The Texans were a 14-point underdog against the Patriots. They ultimately lost the game, but there were a few positives to take from it. Positives that should bode well for the future of the team beyond this season.

The defense added another 5 sacks to its resume and the battered secondary was not as exposed as expected going into the game. The running game even seemed serviceable following a somewhat rough week two. After the game, an unexpected thought surfaced.

Bill O’Brien is an impressive head coach.

O’Brien called plays designed to protect his rookie quarterback. He mixed his plays well and was able to keep the Patriots defense off-balance. Deshaun Watson had his first 300-yard passing day in the NFL and led the Texans to have more total yards than New England. Watson is not a finished product and his head coach did not require him to be. The Texans offense seemingly ran more play-action passes than any game in recent memory.

At one point in the 2nd quarter it seemed that there would not be a straight drop back the rest of the game. This started by running and throwing the ball with a reverse action at the snap. This was not only intended to open running lanes, but also to provide larger throwing windows for Watson. Another play-action theme was to pull an interior lineman opposite of a quarterback bootleg to sell the run fake. The pulling lineman held the linebackers long enough to allow the receivers to get across the field on shallow crosses.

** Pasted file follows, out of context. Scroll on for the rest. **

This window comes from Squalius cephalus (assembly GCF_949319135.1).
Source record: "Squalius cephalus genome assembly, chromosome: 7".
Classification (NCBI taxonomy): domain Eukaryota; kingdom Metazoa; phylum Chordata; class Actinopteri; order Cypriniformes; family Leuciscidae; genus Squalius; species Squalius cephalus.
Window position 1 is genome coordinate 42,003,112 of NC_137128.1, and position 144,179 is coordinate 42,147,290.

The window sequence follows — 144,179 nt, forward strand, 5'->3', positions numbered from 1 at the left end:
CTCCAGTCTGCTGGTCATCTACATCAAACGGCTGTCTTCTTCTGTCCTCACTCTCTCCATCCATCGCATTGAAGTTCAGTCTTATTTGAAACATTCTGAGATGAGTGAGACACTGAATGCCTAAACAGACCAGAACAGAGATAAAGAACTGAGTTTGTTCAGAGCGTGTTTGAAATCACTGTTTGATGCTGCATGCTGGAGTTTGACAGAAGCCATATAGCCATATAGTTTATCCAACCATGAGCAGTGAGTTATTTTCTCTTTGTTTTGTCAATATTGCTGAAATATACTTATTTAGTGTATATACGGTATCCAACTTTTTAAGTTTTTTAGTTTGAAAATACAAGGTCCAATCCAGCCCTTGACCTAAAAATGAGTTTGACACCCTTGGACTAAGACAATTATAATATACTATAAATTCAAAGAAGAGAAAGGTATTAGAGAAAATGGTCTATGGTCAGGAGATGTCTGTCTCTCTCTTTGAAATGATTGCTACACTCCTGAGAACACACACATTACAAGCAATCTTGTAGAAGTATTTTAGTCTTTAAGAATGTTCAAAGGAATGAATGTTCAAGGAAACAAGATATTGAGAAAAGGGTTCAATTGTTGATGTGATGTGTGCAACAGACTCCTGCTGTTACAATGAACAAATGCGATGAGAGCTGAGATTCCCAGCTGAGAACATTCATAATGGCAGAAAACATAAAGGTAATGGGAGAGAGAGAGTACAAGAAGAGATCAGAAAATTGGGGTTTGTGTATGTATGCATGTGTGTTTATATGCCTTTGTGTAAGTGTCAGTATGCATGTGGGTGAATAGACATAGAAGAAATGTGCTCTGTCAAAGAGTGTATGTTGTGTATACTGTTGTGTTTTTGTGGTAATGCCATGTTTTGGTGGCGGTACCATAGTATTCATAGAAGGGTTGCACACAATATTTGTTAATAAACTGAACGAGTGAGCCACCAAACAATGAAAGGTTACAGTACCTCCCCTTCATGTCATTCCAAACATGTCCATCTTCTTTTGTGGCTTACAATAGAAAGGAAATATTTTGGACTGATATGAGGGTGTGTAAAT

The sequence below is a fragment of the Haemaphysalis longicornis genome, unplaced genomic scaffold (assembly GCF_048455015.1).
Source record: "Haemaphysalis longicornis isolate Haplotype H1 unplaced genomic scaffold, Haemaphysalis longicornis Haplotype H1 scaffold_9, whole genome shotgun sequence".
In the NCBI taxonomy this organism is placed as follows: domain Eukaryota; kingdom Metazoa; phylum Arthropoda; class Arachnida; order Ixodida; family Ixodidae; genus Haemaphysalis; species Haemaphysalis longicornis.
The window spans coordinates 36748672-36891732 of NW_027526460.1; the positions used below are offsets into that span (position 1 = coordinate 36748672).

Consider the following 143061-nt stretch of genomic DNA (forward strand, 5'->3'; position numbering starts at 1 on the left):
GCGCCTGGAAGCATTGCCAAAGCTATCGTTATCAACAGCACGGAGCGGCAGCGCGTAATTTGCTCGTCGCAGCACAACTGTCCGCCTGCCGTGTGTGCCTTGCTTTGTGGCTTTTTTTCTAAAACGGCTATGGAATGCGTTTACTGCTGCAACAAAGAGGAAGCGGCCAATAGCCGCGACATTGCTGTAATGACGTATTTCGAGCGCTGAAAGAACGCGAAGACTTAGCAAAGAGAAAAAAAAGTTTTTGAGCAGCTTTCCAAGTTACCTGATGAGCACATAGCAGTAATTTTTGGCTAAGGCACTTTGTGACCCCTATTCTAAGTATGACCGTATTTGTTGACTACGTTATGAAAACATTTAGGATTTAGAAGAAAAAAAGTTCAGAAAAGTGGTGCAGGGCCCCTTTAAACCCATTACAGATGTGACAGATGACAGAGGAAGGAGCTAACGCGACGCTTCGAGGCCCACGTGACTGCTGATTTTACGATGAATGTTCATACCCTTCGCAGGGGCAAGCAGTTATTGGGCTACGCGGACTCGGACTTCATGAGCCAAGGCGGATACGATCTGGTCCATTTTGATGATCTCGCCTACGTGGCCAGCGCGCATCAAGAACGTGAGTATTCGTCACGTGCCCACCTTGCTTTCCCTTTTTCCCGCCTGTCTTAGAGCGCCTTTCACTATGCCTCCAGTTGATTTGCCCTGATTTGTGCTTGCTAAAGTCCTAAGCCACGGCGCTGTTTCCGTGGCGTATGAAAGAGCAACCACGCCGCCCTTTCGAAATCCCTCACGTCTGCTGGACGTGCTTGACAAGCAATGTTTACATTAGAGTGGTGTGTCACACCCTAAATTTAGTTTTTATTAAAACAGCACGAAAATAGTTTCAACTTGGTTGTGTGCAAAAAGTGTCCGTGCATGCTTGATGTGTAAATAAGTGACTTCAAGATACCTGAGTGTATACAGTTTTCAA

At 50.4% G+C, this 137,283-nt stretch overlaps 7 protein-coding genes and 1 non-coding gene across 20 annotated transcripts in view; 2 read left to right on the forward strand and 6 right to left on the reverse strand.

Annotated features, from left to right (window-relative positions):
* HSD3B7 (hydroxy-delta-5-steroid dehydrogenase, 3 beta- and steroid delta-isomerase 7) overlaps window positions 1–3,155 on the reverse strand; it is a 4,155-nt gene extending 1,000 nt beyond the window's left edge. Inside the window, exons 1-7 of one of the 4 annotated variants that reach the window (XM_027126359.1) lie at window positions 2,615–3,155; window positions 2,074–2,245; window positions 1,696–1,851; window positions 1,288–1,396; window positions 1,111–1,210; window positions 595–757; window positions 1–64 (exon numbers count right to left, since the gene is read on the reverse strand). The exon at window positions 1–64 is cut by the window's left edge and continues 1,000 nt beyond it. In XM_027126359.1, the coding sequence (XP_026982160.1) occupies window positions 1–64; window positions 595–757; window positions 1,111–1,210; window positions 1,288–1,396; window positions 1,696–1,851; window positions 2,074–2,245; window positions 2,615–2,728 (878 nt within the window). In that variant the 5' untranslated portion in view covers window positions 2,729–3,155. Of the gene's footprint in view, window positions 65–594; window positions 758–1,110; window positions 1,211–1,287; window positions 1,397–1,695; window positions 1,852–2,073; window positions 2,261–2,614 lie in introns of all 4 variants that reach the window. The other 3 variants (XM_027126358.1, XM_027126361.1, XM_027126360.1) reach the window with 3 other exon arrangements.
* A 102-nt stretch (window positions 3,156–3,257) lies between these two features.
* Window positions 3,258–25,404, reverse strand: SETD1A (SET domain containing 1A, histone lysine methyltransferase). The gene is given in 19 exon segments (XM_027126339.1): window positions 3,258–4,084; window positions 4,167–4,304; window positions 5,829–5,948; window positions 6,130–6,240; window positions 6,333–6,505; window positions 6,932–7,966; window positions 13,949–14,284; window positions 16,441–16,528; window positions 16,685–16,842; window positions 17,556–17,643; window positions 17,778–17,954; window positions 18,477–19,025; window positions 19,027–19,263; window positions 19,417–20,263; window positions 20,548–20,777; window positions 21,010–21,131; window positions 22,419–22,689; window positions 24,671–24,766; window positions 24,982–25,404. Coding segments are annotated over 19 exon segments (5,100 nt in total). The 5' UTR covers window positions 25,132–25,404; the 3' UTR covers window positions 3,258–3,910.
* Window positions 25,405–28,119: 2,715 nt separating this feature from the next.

Houston frequently changed formations and position groups to shelter the lackluster offensive line. After allowing ten sacks in week 1, they only allowed two last Sunday. The Texans took advantage of the Patriots front seven with unbalanced lines and occasionally played six offensive linemen. Watson threw the ball several times from heavy sets with seven or eight blockers in front of him.

The game plan included additional bootlegs and moving pockets to keep Watson out of harm’s way. He took advantage of his quarterback’s mobility and let him get the ball in the hands of his playmakers. O’Brien’s play-calling was unpredictable and that is a good thing.

This may be the worst New England defense we have seen in years. Therefore, we should not get ahead of ourselves. Deshaun Watson may or may not be the quarterback of the future, but at least his head coach is trying to put him in situations to succeed. The Texans cannot afford a repeat of David Carr by letting him stand still behind this offensive line and it does not appear that this will be the case with Watson.